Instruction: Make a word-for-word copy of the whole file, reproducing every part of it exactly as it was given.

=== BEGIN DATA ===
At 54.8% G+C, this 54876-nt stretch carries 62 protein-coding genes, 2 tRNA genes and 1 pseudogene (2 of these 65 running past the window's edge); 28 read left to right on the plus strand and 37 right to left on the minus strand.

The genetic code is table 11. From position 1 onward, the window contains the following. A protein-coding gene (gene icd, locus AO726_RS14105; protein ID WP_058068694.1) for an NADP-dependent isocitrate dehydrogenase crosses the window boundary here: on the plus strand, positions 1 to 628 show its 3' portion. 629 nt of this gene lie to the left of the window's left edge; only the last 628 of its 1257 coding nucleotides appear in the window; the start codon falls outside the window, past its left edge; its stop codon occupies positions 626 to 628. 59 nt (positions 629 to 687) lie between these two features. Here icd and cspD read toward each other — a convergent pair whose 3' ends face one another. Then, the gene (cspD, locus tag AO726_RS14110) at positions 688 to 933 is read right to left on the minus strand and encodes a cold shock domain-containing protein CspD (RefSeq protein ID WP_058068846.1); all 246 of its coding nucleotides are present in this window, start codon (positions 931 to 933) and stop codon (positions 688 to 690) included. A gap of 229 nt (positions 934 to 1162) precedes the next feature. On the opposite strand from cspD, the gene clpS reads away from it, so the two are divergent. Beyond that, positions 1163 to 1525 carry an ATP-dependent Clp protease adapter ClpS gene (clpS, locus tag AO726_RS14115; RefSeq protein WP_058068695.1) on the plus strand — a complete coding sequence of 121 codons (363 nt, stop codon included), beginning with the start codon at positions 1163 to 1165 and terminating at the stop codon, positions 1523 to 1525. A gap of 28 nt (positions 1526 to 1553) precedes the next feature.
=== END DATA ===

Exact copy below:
At 54.8% G+C, this 54876-nt stretch carries 62 protein-coding genes, 2 tRNA genes and 1 pseudogene (2 of these 65 running past the window's edge); 28 read left to right on the plus strand and 37 right to left on the minus strand.

The genetic code is table 11. From position 1 onward, the window contains the following. A protein-coding gene (gene icd, locus AO726_RS14105; protein ID WP_058068694.1) for an NADP-dependent isocitrate dehydrogenase crosses the window boundary here: on the plus strand, positions 1 to 628 show its 3' portion. 629 nt of this gene lie to the left of the window's left edge; only the last 628 of its 1257 coding nucleotides appear in the window; the start codon falls outside the window, past its left edge; its stop codon occupies positions 626 to 628. 59 nt (positions 629 to 687) lie between these two features. Here icd and cspD read toward each other — a convergent pair whose 3' ends face one another. Then, the gene (cspD, locus tag AO726_RS14110) at positions 688 to 933 is read right to left on the minus strand and encodes a cold shock domain-containing protein CspD (RefSeq protein ID WP_058068846.1); all 246 of its coding nucleotides are present in this window, start codon (positions 931 to 933) and stop codon (positions 688 to 690) included. A gap of 229 nt (positions 934 to 1162) precedes the next feature. On the opposite strand from cspD, the gene clpS reads away from it, so the two are divergent. Beyond that, positions 1163 to 1525 carry an ATP-dependent Clp protease adapter ClpS gene (clpS, locus tag AO726_RS14115; RefSeq protein WP_058068695.1) on the plus strand — a complete coding sequence of 121 codons (363 nt, stop codon included), beginning with the start codon at positions 1163 to 1165 and terminating at the stop codon, positions 1523 to 1525. A gap of 28 nt (positions 1526 to 1553) precedes the next feature.